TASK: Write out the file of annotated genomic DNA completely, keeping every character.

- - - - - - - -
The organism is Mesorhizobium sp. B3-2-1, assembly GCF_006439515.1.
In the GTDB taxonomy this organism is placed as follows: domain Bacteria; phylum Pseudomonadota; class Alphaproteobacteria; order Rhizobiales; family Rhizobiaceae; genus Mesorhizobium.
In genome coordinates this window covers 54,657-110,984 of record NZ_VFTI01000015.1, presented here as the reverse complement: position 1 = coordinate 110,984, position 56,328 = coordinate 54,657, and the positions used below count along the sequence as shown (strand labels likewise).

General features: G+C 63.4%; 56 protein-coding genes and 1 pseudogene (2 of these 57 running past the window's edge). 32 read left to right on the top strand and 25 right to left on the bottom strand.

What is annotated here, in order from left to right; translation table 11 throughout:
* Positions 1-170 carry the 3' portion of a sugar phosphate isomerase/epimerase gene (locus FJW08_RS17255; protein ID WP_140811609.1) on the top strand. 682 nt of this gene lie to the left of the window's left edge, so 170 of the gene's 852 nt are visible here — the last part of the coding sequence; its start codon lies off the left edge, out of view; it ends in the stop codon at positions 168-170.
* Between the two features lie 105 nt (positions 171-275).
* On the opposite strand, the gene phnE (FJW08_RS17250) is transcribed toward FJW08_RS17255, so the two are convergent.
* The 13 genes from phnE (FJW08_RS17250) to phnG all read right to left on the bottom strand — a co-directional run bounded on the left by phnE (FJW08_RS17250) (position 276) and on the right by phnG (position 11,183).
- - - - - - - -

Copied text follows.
The organism is Mesorhizobium sp. B3-2-1, assembly GCF_006439515.1.
In the GTDB taxonomy this organism is placed as follows: domain Bacteria; phylum Pseudomonadota; class Alphaproteobacteria; order Rhizobiales; family Rhizobiaceae; genus Mesorhizobium.
In genome coordinates this window covers 54,657-110,984 of record NZ_VFTI01000015.1, presented here as the reverse complement: position 1 = coordinate 110,984, position 56,328 = coordinate 54,657, and the positions used below count along the sequence as shown (strand labels likewise).

General features: G+C 63.4%; 56 protein-coding genes and 1 pseudogene (2 of these 57 running past the window's edge). 32 read left to right on the top strand and 25 right to left on the bottom strand.

What is annotated here, in order from left to right; translation table 11 throughout:
* Positions 1-170 carry the 3' portion of a sugar phosphate isomerase/epimerase gene (locus FJW08_RS17255; protein ID WP_140811609.1) on the top strand. 682 nt of this gene lie to the left of the window's left edge, so 170 of the gene's 852 nt are visible here — the last part of the coding sequence; its start codon lies off the left edge, out of view; it ends in the stop codon at positions 168-170.
* Between the two features lie 105 nt (positions 171-275).
* On the opposite strand, the gene phnE (FJW08_RS17250) is transcribed toward FJW08_RS17255, so the two are convergent.
* The 13 genes from phnE (FJW08_RS17250) to phnG all read right to left on the bottom strand — a co-directional run bounded on the left by phnE (FJW08_RS17250) (position 276) and on the right by phnG (position 11,183).